Solar photovoltaic prices have fallen almost 60 per cent in five years and can now supply electricity as low as $78 per megawatt-hour for large-scale plants. That’s close to half the cheapest levelised cost of ultra-super critical coal-fired power, the council report said, citing Bloomberg New Energy Finance data.
The cost of solar power is now below the retail prices of all Australian capital cities, with the exception of Canberra, the report says. The average small-scale solar system has a capacity of 5.4 kilowatts.
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But while households have led Australia’s take-up of solar PV so far, the next push will come from large-scale systems. There are more than 20 projects likely to reach financial close this year alone. (See chart below of 12 of them).
“It’s really starting to take off,” Andrew Stock, an energy industry veteran and author of the report, said. The current projects have more than 1 gigawatts of capacity, with a total of 3.7 gigawatts in the development pipeline.
“Solar is really going gangbusters globally,” Mr Stock said, noting that new PV installations jumped almost 40 per cent to 73 GW in 2016 from the previous year. “These large solar plants can now produce electricity well, well under the costs of conventional [fossil fuel] thermal plants.”
Solar can provide power when demand peaks, which is why EnergyAustralia, AGL and Origin are jumping into the market for utility-scale plants, he said.
While household panels have largely been pointed to face northwards in Australia to maximise midday generation, new large-scale plants are being built to track the sun’s trajectory.
“Single-axis tracking will hold up better through to sunset,” Mr Stock said.
During the recent record-breaking heatwave in NSW, large-scale solar supplied 132 MW of electricity at the 6pm (AEDT) peak of demand on February 10. Rooftop PV supplied an estimated 291 MW, the Australian Energy Market Operator said in a report released on Wednesday.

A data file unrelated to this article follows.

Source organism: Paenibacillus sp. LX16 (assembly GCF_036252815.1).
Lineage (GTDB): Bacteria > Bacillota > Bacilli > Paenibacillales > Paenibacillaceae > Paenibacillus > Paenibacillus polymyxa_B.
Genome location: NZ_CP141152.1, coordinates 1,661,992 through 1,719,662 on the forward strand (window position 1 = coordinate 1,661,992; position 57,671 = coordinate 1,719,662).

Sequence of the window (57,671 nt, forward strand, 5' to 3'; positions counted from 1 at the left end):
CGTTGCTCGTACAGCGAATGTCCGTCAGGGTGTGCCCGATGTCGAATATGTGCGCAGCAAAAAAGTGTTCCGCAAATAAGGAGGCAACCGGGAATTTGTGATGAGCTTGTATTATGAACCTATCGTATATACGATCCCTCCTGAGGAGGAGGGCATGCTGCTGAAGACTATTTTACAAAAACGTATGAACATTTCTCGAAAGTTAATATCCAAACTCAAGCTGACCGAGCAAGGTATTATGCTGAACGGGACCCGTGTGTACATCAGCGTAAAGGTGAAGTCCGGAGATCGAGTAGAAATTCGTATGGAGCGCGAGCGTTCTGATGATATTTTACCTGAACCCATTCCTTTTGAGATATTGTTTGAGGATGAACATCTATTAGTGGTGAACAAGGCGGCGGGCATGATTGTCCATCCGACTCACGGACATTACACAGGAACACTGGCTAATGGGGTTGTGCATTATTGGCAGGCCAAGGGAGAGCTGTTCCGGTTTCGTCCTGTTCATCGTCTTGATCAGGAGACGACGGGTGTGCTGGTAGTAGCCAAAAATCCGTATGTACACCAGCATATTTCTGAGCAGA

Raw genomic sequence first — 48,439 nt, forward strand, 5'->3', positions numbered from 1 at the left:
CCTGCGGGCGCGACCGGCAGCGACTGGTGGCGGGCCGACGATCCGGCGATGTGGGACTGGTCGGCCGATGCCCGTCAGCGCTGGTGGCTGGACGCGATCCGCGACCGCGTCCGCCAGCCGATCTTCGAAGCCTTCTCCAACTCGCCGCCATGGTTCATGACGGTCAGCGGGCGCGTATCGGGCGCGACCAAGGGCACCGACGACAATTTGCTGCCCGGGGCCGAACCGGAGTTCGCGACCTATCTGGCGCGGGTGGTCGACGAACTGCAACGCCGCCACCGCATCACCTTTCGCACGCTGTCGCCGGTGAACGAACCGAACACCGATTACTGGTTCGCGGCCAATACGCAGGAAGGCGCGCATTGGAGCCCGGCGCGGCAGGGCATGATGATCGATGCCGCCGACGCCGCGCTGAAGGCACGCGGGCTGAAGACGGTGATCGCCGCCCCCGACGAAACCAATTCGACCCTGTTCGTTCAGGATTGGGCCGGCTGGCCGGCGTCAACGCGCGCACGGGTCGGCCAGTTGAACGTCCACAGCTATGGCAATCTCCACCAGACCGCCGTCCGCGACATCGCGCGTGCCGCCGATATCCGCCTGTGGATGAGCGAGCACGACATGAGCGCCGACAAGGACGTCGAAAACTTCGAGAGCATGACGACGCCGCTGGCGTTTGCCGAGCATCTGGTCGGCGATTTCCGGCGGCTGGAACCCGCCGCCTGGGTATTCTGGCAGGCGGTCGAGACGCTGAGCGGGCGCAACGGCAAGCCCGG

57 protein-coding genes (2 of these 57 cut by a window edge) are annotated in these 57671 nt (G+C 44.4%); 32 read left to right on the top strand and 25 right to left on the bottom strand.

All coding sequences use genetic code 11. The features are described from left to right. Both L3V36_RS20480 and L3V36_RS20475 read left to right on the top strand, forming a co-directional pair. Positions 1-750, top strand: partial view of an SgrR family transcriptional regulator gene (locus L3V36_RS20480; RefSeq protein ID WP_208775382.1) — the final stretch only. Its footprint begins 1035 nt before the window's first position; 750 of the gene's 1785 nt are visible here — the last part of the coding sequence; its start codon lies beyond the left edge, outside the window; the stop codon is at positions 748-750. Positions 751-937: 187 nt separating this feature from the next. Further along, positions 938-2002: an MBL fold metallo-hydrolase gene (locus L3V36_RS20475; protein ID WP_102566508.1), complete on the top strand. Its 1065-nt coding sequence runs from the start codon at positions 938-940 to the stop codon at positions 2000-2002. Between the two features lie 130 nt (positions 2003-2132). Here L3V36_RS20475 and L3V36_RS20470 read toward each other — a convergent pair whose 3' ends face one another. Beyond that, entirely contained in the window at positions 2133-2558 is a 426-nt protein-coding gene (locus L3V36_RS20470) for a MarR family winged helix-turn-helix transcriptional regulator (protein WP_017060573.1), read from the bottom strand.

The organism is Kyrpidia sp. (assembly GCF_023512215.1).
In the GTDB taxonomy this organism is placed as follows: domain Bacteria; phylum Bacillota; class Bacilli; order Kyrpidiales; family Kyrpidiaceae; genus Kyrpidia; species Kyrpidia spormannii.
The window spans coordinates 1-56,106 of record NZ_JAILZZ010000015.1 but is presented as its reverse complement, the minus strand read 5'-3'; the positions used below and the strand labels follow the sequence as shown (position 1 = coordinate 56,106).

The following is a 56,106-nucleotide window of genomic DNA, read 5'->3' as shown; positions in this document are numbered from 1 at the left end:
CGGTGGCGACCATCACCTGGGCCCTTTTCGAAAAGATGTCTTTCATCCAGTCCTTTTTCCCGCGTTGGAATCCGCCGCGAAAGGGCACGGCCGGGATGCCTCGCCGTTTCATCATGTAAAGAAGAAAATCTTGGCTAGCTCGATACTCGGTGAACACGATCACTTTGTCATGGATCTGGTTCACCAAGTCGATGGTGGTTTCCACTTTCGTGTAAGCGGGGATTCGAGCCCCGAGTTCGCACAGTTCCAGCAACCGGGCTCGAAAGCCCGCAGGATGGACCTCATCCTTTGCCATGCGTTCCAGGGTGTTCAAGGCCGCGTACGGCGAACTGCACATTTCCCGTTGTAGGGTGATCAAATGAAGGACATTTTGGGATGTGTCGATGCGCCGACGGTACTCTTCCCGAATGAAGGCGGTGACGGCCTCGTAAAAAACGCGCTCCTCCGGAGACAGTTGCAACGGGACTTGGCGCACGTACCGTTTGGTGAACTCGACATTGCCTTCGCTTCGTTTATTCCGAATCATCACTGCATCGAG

At that time, Tomago Aluminium, the largest electricity user in the state, was operating at a reduced load of about 580 MW, as the state struggled to avoid blackouts.
While Australia has world-class solar resources, other nations are so far achieving much lower prices for new solar projects. (See chart below.)
The Climate Council report blames a relative lack of experience in such projects but also higher financing and construction costs.
Whether 2017 can top last year in terms of worldwide solar installations remains unclear, with the Global Solar Council last month saying it expected a tough year before a recovery next year.
Big installers in China and the US were among those likely to curb construction this year.
Bloomberg New Energy Finance, though, predicts global PV will rise to 78.4 GW of new capacity this year and 88.3 GW next year, according to Jenny Chase, the group’s head of solar analysis.
India will be among the nations expected to take up some of the market slack, with installations likely to more than double this year from 2016 to 9.4 GW, Ms Chase told Fairfax Media.
BYD, which supplies about 12 per cent of global batteries though its electric car and utility storage businesses, is among the storage companies hoping to grab market share in Australia.
Buffett, the US billionaire investor, holds 10 per cent of the firm.
The company on Wednesday unveiled its range of batteries for households up to larger commercial users, with the smallest size with 2.5 kw-hour capacity likely to start from “under $3000”, Julia Chen, a company spokeswoman told Fairfax Media.
BYD is hoping to target households that have lost generous feed-in tariffs that paid as much as 60¢ per KW-hour exported to the grid. Many will now be earning a tenth of that sum or less, and instead will be facing steeply higher electricity bills for any electricity they buy from utilities.
Australia is the second market after Germany that BYD has targeted. Demand for storage is expected to rise to 20,000 to 30,000 units this year, and BYD is aiming to grab 20 per cent of the market, Ms Chen said.
BYD estimates the market opportunity is about 200,000 households already with PV to add batteries as prices continue to fall. That number will swell as more homes add panels.
Technology gains are likely to see energy density levels for lithium batteries continue to fall for another two or three years. After that, cost gains are likely to be driven increasingly by scale savings and other improved manufacturing processes, Ms Chen said.